Are nepotism, appearance and university name vital in graduate recruitment? Young people think so.

Feb 22, 2021 | Diversity | 0 comments

New data exposes the differences between student perception and employer reality in the diversity and inclusion agenda, reports Milkround.

Graduate careers website Milkround recently conducted research to understand the perceptions students and graduates have of how employers filter candidates during their recruitment processes. Alongside this, they spoke with HR decision makers to learn more about their current graduate recruitment strategies to promote building a more inclusive workforce.

Beyond the Buzzword: Defining and attracting top graduate talent revealed stark differences between what employers are doing currently versus student and graduate opinions.

One of the largest discrepancies was surrounding discrimination, with 81% of students and graduates believing nepotism is still a major factor when it comes to who is offered a job, yet only 6% of HR decision makers stated this is factored into their recruitment procedures.

Students and graduates still feel that employers are hiring talent based on factors such as personal characteristics and which university they went to, opposed to their skills and experience.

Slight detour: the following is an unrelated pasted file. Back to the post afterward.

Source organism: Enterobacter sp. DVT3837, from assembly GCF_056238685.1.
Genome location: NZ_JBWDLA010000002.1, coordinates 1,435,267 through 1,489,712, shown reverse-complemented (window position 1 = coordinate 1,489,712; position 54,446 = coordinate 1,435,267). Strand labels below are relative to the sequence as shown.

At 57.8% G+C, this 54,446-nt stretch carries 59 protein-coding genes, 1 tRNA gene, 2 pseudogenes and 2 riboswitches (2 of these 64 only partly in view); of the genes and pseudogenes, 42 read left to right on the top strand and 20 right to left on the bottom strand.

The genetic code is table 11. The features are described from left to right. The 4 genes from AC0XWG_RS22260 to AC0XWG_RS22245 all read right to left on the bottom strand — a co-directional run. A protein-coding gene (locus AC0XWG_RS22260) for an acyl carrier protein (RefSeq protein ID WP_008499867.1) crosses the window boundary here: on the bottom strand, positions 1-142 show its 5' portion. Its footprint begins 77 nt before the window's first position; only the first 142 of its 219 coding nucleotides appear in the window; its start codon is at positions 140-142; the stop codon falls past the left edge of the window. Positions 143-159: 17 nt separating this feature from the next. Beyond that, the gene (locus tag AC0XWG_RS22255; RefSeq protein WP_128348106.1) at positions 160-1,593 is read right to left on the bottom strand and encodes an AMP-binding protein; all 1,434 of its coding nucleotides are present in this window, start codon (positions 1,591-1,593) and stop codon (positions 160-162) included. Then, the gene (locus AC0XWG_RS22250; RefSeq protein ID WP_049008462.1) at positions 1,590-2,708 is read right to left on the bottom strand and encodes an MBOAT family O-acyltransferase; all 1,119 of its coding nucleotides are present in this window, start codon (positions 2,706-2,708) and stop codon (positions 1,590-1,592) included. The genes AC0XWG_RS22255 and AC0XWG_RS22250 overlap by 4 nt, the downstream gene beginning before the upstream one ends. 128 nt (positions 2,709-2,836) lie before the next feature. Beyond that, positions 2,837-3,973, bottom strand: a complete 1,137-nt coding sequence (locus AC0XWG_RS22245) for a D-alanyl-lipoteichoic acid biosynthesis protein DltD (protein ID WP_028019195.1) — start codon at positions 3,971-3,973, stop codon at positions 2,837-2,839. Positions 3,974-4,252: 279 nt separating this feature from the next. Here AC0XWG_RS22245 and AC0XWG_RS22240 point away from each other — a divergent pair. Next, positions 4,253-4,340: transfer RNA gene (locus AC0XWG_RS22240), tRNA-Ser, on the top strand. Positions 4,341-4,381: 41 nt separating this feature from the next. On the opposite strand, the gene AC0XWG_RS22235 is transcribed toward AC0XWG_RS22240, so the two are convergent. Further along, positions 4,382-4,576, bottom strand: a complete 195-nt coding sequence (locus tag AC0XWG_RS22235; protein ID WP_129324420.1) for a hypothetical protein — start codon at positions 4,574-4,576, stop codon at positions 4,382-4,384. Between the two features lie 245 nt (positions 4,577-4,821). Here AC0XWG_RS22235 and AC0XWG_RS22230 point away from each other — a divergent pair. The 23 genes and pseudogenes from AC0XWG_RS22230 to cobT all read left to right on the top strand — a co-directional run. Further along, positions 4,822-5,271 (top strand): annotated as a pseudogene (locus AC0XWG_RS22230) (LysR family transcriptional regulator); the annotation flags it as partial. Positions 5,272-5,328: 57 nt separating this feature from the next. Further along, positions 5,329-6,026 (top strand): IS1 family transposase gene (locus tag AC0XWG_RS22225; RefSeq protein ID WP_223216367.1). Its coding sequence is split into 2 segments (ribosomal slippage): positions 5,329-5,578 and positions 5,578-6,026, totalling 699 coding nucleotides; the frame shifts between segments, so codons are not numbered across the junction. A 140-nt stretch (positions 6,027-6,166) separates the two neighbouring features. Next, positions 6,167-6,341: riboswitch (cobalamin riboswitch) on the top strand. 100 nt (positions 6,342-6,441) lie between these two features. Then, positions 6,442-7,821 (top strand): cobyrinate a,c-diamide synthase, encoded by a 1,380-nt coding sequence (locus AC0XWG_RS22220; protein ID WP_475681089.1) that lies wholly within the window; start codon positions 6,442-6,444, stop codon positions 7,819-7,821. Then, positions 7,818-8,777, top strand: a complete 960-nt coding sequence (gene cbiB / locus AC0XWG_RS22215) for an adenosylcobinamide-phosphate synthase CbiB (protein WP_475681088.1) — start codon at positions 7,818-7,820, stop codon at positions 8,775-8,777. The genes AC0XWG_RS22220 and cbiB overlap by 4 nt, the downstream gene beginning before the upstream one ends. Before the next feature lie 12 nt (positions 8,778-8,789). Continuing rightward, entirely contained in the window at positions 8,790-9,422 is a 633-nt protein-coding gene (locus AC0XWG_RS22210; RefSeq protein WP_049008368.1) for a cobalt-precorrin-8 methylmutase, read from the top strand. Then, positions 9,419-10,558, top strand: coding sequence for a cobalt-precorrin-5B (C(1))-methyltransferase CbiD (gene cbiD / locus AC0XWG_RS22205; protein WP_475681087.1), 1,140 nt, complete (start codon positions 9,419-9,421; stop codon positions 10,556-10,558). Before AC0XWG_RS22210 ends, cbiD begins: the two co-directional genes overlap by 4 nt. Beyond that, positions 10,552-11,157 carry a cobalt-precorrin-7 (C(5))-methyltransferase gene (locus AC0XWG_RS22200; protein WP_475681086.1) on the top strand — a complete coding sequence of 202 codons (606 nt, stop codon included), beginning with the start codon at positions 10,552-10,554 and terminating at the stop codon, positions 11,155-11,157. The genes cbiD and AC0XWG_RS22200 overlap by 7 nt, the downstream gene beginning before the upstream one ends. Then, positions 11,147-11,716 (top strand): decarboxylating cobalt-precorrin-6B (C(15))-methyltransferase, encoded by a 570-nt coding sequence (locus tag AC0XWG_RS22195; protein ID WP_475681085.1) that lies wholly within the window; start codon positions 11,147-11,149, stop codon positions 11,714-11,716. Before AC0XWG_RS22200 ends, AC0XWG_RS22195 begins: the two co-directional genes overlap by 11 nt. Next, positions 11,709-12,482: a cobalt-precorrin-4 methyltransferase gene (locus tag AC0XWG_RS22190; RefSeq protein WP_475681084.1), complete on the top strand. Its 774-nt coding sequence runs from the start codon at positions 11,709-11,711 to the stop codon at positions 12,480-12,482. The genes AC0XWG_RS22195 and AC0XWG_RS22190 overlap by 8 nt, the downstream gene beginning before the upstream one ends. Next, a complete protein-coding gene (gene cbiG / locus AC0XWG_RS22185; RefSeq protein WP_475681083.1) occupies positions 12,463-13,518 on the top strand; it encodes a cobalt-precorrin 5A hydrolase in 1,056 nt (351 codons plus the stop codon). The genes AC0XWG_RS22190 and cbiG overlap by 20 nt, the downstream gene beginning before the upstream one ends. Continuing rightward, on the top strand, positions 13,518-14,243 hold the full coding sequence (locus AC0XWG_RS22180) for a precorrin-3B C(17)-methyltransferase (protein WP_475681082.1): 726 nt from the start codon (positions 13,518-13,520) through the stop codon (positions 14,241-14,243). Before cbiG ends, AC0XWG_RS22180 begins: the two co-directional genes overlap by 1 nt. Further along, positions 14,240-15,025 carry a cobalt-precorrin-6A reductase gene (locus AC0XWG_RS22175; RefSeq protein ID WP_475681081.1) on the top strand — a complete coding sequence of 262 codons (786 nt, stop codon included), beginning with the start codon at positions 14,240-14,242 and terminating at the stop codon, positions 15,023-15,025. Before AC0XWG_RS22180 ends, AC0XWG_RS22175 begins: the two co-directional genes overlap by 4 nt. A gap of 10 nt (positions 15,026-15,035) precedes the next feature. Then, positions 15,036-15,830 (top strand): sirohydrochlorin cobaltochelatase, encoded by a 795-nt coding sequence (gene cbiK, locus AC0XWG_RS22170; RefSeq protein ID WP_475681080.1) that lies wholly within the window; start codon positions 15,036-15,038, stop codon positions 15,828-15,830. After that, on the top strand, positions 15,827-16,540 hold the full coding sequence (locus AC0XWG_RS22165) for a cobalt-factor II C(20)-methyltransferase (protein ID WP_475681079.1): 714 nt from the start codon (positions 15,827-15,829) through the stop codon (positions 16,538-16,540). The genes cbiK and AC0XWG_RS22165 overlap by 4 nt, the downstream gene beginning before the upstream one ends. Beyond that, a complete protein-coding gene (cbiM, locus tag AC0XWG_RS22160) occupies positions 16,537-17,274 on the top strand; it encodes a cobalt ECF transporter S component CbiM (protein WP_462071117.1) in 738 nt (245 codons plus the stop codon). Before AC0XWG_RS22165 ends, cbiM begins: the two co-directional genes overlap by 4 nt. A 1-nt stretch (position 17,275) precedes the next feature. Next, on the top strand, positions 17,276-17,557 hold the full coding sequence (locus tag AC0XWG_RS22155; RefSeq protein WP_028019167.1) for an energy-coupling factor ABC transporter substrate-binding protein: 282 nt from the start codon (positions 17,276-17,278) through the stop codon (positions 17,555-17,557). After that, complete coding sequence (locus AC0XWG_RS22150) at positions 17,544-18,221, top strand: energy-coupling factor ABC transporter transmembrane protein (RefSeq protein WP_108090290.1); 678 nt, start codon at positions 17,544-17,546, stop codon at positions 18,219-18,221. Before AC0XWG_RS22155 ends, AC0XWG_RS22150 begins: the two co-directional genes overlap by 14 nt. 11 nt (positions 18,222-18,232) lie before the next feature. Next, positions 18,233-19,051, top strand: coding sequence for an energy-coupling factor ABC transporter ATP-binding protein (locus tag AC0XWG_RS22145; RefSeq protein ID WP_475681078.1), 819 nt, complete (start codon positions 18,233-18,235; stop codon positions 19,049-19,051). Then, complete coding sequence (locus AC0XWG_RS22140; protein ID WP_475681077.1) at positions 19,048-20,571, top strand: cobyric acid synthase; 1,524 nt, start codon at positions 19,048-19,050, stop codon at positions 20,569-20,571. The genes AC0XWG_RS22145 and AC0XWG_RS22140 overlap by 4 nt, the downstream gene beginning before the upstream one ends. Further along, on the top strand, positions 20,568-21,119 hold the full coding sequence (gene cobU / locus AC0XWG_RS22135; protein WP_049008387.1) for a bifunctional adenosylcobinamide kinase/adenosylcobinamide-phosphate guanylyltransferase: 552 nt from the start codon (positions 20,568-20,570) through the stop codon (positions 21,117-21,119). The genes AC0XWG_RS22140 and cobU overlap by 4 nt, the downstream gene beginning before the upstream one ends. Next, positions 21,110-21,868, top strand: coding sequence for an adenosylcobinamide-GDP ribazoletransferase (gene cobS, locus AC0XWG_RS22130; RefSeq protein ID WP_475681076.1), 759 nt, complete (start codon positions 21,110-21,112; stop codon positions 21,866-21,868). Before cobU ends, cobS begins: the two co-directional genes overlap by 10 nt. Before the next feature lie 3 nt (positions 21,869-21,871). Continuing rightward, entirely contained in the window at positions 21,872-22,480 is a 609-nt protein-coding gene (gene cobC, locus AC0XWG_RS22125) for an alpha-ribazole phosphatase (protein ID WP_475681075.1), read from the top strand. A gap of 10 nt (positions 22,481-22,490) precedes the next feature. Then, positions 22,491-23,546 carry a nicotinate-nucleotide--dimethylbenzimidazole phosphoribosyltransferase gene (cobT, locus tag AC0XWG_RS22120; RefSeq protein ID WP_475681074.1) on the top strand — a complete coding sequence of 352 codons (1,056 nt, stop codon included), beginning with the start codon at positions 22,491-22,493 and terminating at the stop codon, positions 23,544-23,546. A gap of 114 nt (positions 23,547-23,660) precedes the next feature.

With over half of HR decision makers believing their business already employees a truly diverse workforce compared with a third of graduates who think this, there is clearly a communication error.

 

Are employers doing enough?

59% of HR decision makers believe their business is already doing enough to recruit a diverse workforce, however 81% of students and graduates don’t agree.

Diversity, equity, and inclusion are at the top of most employers’ agendas, however can we really say we are doing enough? Graduates are taking into account how committed an employer is to diversity, equity and inclusion before applying for a role; a third (34%) are taking this into consideration. First impressions are more important than ever in securing young talent. Committing and executing long term actions and goals will encourage both attraction and retention within your business.

Therefore employers must show their commitment and accountability in this area. They must also realise that change won’t happen overnight and mistakes will be made along the way. However, owning up to these mistakes and making long-term commitments to making a change is crucial for future success.

 

What impact is this having?

Over half of graduates believe that physical appearance has the greatest impact on companies’ recruitment decisions.

There is still work to be done to ensure that potential candidates know that their physical appearance is not a factor that employers prioritise. Nearly 40% of graduates believe that an individual’s identity, background or personal characteristics will have a negative impact on someone’s career. It is important for young people to understand what steps and processes are being taken by employers as this will be affecting the number of diverse candidates applying for their jobs.